Sonic hedgehog-dependent recruitment of GABAergic interneurons into the developing visual thalamus

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Axons of retinal ganglion cells (RGCs) play critical roles in the development of inhibitory circuits in visual thalamus. We previously reported that RGC axons signal astrocytes to induce the expression of fibroblast growth factor 15 (FGF15), a motogen required for GABAergic interneuron migration into visual thalamus. However, how retinal axons induce thalamic astrocytes to generate Fgf15 and influence interneuron migration remains unknown. Here, we demonstrate that impairing RGC activity had little impact on interneuron recruitment into mouse visual thalamus. Instead, our data show that retinal-derived sonic hedgehog (SHH) is essential for interneuron recruitment. Specifically, we show that thalamus-projecting RGCs express SHH and thalamic astrocytes generate downstream components of SHH signaling. Deletion of RGC-derived SHH leads to a significant decrease in Fgf15 expression, as well as in the percentage of interneurons recruited into visual thalamus. Thus, our findings identify a morphogen-dependent neuron-astrocyte signaling mechanism essential for the migration of thalamic interneurons.

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  1. Evaluation Summary:

    This paper proposes a novel mechanism used by the visual system to recruit interneurons into the visual thalamus. The primary claims that retinal ganglion cell axons secrete Shh in the visual thalamus that induces FGF15 expression by astrocytes, that then attract interneurons are sound. Because Shh signaling, interneuron migration, and astrocyte functions are studied by a large number of neuroscientists this study will have a high impact on the field.

    (This preprint has been reviewed by eLife. We include the public reviews from the reviewers here; the authors also receive private feedback with suggested changes to the manuscript. Reviewer #1 and Reviewer #2 agreed to share their names with the authors.)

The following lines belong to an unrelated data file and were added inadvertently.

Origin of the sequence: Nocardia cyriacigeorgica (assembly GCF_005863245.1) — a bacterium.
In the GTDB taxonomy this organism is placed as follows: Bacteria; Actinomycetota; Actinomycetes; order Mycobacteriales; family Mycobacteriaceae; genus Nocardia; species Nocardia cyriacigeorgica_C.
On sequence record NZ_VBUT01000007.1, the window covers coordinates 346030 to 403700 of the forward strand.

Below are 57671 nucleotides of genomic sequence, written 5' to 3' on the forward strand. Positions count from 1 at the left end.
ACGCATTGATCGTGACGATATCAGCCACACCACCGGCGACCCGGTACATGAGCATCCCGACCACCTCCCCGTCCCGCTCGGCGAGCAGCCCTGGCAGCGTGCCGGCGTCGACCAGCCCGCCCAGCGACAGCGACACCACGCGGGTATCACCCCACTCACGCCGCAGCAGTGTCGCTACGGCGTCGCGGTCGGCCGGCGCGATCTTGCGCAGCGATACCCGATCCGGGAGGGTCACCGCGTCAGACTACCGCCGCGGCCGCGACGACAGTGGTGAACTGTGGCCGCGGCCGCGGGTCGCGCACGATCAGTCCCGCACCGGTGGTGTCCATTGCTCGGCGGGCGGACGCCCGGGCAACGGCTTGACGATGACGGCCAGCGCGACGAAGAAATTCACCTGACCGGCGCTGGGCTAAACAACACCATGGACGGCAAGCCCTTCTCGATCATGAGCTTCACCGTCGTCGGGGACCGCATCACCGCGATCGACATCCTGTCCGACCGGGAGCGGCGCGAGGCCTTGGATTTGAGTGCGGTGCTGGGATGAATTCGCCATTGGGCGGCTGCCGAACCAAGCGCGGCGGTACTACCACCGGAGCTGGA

2. Reviewer #1 (Public Review):

    In this manuscript, Somaiya and colleagues make an interesting contribution to our understanding of the development of the visual system. The group has previously found that the presence of retinal ganglion cell (RGC) axon terminals in the lateral geniculate nucleus (LGN) promotes the migration of GABAergic interneurons into the LGN by stimulating FGF15 expression in astrocytes. The goal in the current paper was to test how RGCs promote this process. The authors suggest a model in which neuronal activity is not required for this, but rather Sonic Hedgehog (SHH) produced by RGCs and released from axon terminals can be received by astrocytes to stimulate FGF15 production, leading to interneuron migration.

    They present three major findings in support of this model:

    1. Transgenic expression of tetanus toxin in RGCs to prevent synaptic activity did not prevent interneuron migration into the LGN.
    2. RGCs expressed SHH at the relevant developmental time point, and astrocytes within the LGN expressed Ptch1 (the canonical SHH receptor) along with other SHH signaling components.
    3. Disruption of SHH - either in all neurons or in RGCs - prevented astrocytic FGF15 expression and interneuron migration into the LGN.

    In general, the manuscript was well-written and carefully reasoned. The authors concede that a key experiment to close the circle in their model could not be performed for technical reasons, namely astrocyte-specific disruption of Ptch1. Accepting this limitation, the expression analyses for SHH signaling components using RNAscope and a genetically encoded reporter were enough to convince this reviewer that astrocytes were the main cell type in the LGN capable of responding to SHH signal. However, there was an important control missing from the SHH experiments, as the authors did not show that the RGC axons successfully targeted to the LGN in the absence of SHH. This leaves open alternative explanations involving other axon-derived molecules.

  3. Reviewer #2 (Public Review):

    In this study Somaiya et al. identify a molecular mechanism used to guide Gad1 expressing cells into the vLGN and dLGN during mouse development. It has been shown previously that RGC inputs are required for these areas to recruit these interneurons and that thalamus derived astrocyte-derived FGF15 expression is dependent on RGC input. Here the authors perform a series of experiments that demonstrate that RGC derived Shh is important for this induction and therefore the recruitment of interneurons to the visual thalamus. Overall these experiments are well thought out and support the author's hypothesis. Because Shh signaling is important for many developmental processes, this result should be of wide interest to the scientific community.

    Strengths include the well-thought-out logic and presentation of the experiments designed to test their hypotheses, and the use of transgenic mice to block activity or remove Shh in vivo, and the significant changes seen in the mutants. A minor weakness is that evidence showing that all activity is blocked in the retina of the TeNT mice is not convincing.